Now we get it: Gov. Gavin Newsom was first inspired to fight climate change and protect the environment by his childhood pet — Potter, the river otter.
Some of us thought Gov. Jerry Brown was a bit strange. But he didn’t cozy up to a river otter as a little kid. Nor was Brown particularly concerned about insects — at least that we know about. Newsom was and is.
Newsom told reporters about his early introduction to environmental causes last week while unveiling yet another executive order — this one to protect 30% of California’s land and coastal waters in their semi-natural state by 2030.
Not only would that help threatened animals, fish and wildlands, the governor said, but it would also slow global warming by absorbing carbon from the atmosphere.
Give Newsom credit. It’s a noble and lofty goal. And probably achievable.
Too bad a forward-looking governor didn’t commit to that a century ago, before California became overrun with people, sickened by pollution and set ablaze by flammable wildlands. It’s not all the fault of climate change.
California has lost 95% of its wetlands since the early 1900s.
“It’s incredible, the loss of wetlands in the Central Valley,” says Wade Crowfoot, secretary of the California Natural Resources Agency. There have been successful efforts in the last 30 years to save what’s left, he says.
“That’s exciting. And it’s what we want to do more of — to stem that loss and maybe add some back.”
Back to Newsom’s early environmental training:
The governor’s grandfather on his mother’s side, Arthur Menzies, who was imprisoned by the Japanese on Corregidor Island during World War II, returned “with one mindset,” Newsom said, “and that was a focus on California native plants. There’s a wonderful Menzies garden in the Bay Area.”
His grandfather “studied for decades — native plants and native species” of California, Newsom said. “I’ve always shared a little bit of that bias.”
His late father, William Newsom, founded the Mountain Lion Preservation Foundation and promoted a successful ballot measure that protected the cougars. The governor’s dad also became enamored with river otters.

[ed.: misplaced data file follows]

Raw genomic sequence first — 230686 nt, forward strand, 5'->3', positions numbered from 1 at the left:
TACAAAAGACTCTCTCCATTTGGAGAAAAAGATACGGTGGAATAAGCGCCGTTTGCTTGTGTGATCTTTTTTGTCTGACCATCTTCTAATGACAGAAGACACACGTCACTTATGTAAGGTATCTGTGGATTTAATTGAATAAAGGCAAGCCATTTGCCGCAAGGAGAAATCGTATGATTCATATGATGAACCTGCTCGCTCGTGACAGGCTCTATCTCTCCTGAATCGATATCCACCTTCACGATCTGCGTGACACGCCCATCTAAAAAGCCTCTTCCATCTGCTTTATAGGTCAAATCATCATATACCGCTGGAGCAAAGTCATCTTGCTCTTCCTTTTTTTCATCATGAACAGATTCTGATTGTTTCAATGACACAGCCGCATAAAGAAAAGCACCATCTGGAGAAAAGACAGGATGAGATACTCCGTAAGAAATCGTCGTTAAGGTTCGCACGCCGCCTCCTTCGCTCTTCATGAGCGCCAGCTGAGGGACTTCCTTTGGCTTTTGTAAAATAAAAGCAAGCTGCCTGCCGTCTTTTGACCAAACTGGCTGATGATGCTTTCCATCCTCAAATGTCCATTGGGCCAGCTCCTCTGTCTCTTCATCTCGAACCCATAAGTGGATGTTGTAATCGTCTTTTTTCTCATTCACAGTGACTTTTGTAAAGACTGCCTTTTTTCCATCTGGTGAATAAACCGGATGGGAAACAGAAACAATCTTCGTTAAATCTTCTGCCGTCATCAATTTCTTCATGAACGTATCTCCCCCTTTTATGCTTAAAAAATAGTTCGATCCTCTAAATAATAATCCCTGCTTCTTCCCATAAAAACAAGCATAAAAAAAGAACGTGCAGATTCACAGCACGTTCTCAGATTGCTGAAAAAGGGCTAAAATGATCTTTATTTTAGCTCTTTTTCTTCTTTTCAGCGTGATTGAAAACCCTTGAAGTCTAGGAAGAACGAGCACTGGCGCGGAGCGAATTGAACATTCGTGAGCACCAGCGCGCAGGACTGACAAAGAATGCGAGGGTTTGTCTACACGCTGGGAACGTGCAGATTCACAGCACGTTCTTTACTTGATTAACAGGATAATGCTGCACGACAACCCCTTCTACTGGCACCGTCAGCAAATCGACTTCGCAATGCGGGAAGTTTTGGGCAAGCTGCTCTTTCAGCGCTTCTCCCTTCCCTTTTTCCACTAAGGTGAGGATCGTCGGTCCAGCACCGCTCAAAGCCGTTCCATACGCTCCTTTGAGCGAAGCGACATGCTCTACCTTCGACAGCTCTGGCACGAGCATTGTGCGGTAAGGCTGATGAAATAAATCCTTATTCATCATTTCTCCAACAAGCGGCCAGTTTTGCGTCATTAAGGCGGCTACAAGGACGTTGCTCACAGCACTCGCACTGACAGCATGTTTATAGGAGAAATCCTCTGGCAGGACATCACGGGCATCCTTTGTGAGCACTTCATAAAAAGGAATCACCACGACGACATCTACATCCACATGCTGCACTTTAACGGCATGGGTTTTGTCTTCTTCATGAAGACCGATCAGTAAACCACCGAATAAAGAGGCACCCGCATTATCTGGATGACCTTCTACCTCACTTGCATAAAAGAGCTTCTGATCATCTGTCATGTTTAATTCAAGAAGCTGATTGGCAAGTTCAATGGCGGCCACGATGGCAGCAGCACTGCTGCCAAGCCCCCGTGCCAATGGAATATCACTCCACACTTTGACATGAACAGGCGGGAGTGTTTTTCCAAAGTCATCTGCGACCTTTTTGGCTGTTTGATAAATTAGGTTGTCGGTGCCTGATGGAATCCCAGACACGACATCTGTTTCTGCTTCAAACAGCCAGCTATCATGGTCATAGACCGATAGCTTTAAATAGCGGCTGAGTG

“My first pet when I was a young child [was] a river otter,” Newsom said. “Some people have dogs and cats. I had a river otter — Potter the Otter.
“When I think about climate change, I think about animals. I think about plants. I think about insects. I think about farming…”
Last year, Newsom regaled a second-grade class in the fire-ravaged Sacramento Valley town of Paradise with a story about his pet otter.
“I’d get cozy with it,” he told the 7- and 8-year-olds, Times staff writer Taryn Luna reported. Potter slept curled up on little Gavin’s bed.
During the school visit, Newsom told reporters that his parents argued about Potter’s place in the family.
“There was the moment where the otter bit the mailman, and my mother said to my father, ‘It is either your son and daughter, or your damn otter,’” Newsom recalled. The governor jokingly added that Potter may have been “one of the reasons for the divorce.”
Also last year, Newsom signed a bill outlawing fur trapping — making California the first state to completely ban it.
Shortly afterward, the governor’s office tapped out a tongue-in-cheek tweet with an otter image asserting: “My friends and I should not have to live in fear of being trapped and our fur being sold.”
So, California’s governor clearly has been strongly influenced by his grandfather, dad and pet otter.
Newsom’s latest environmental effort is called a “30 by 30” plan — part of a worldwide effort to protect 30% of Earth by 2030. Thirty-eight countries have signed on. California is the first state to do so.
Newsom, announcing his executive order in a Yolo County walnut orchard, said: “California, as the fifth-largest economy in the world, needs to flex its muscles, needs to assert itself and to advance that cause — not only as it relates to its global impacts, but hopefully [to] jump-start similar efforts in other states.”
“We are in a climate emergency,” the governor asserted. “You may call it ‘global warming,’ some may call it ‘global climate change,’ others may call it ‘global weirding.’ But many are just recognizing that self-evidently something ain’t right.”
The reason Newsom’s goal seems achievable is because 22% of California’s land and 16% of its coastal waters are already protected, state officials say.
Governments — federal, state and local — own 53% of California. Newsom’s order directs state agencies to work with other governments and private landowners to devise ways to protect animals, plants, water and soil — and improve wildland management to guard against fires.
State Agriculture Secretary Karen Ross says: “We’re really at a unique point of time…. A lot of young farmers coming back [to family farms], who are in the third and fourth generations, are excited about trying to figure this out. They’re saying, ‘I’m a carbon farmer and an almond farmer.’”
Newsom’s goal is to change habits through voluntary cooperation — not by legal mandate. New laws would require the Legislature to pass bills. And that would get entangled in politics.
That’s why Newsom’s recently announced effort to ban the sale of new gas-powered automobiles by 2035 seems problematic. He will be long gone as governor by then, his executive order could be rescinded by a successor, and the Legislature surely would need to approve such a dramatic change in California car culture.
With his simpler “30 by 30” order, Newsom is hoping to gather all the leery interests around a campfire and lead them in a chorus of Kumbaya.
We all should sing a toast to Potter.